Dorset is home to some stunning archaeological sites, among the most remarkable in the country. Maiden Castle near Dorchester, for example, is to many the definitive Iron Age hillfort (see CA 336, March 2018), and the Cerne Abbas giant is another perennial favourite, its more overt attractions masking the conundrum of its age and origins (see CA 365, August 2020, and CA 376, July 2021). There is no shortage of coverage of the county in Current Archaeology, and so here I will provide some of my personal favourites.
To begin with, there are some superb multi-period sites: for example, Bestwall Quarry, on the shores of Poole harbour immediately east of Wareham, featured in CA 186 (June 2003). A team from Wareham and District Archaeology and Local History Society, led by local legend Lilian Ladle, examined a site there that began its occupation in the late Mesolithic; moved on to become an early/middle Bronze Age settlement with eight roundhouses ritually ‘closed’ at the end of their useful lives; and then had a new lease of life under the Romans as a centre of production of the local, distinctive, black burnished ware pottery. Ladle led work more recently at another multi-period site, at Worth Matravers on the Isle of Purbeck, uncovering a wealth of material primarily from the late Bronze Age and early Iron Age, as examined in CA 253 (April 2011) and CA 327 (June 2017).
Dorset is home to many iconic archaeological sites, including Maiden Castle, an Iron Age hillfort that was the cover feature of CA 336, and Bestwall Quarry, a multi- period site east of Wareham, which featured in CA 186.
A PLEASANT DIVERSION INTO PREHISTORY
One of the most famous prehistoric sites in Dorset is Mount Pleasant, just to the east of Dorchester. CA 23 (November 1970) reported on Geoffrey Wainwright’s excavations there, and CA 371 (February 2021) put the site in its wider context of the ‘mega-henges’ of this era. The site features a huge Neolithic enclosure with an associated henge, the latter originally of timber (subsequently replaced by sarsen stones), with an estimated 1,600 posts enclosing an area of 12 acres.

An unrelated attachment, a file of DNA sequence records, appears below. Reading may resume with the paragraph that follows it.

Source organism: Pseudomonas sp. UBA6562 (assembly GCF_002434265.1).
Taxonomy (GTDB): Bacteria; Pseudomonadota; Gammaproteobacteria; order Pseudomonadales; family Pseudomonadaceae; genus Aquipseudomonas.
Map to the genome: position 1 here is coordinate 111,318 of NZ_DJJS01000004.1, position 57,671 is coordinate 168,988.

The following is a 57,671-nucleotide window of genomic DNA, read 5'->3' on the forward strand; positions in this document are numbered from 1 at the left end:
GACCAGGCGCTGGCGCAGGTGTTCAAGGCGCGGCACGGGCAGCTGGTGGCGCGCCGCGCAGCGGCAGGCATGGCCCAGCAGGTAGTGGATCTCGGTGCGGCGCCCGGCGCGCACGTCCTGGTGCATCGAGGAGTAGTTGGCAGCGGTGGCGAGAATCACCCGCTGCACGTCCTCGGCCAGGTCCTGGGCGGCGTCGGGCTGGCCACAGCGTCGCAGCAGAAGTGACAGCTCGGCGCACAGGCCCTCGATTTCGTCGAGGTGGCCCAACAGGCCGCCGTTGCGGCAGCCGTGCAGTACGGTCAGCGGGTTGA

In Dorchester itself, an even more unexpected find was reported in CA 97 (July 1985): that of a Neolithic circle spanning the centre of town, underlying the better-known Roman remains. This comprised hundreds of 3m-deep post-holes, each with a 45° ramp on the west side and signs of a tree-trunk-sized post on the east end. Intriguingly, these posts were spaced closely together (often less than 30cm apart), set on a curve that would have had a total diameter of between 250m and 380m – this approaches in size the giant henges of Avebury and nearby Mount Pleasant. Then, to demonstrate that it was not just Dorchester that was a big thing in Dorset’s prehistory, fieldwork at Down Farm in Cranborne Chase in the east of the county is similarly spectacular. CA 138 (April 1994) and CA 169 (August 2000) reported on fieldwork at the Neolithic and middle Bronze Age settlement there, associated with the Dorset cursus (a Neolithic linear monument that runs for six miles across the county). As a taste of its riches, a deeply cut Neolithic shaft was discovered, which the excavators managed to get 13.2m down into before safety concerns saw them resort to augering below this to 25m.
One further prehistoric site in Dorset lays claim to my affections, and those of many others: that of Hambledon Hill, near Blandford Forum – a Neolithic and Bronze Age enclosure that also encompasses an Iron Age hillfort immediately to the west of the Neolithic site. This is a place of big views and big history. Roger Mercer led fieldwork there across the 1970s and 1980s, as reported in CA 48 (January 1975) and CA 76 (May 1981), while CA 259 (October 2011) provided a modern scientific take on such causewayed enclosures. The site is, happily, in the loving care of my National Trust colleagues in the South-west – see www.nationaltrust.org.uk/visit/dorset/hambledon-hill.
Mount Pleasant, a prehistoric site east of Dorchester, has made the cover of Current Archaeology twice, first in CA 23 and again, more recently, in CA 371.
DIGGING THE DUROTRIGES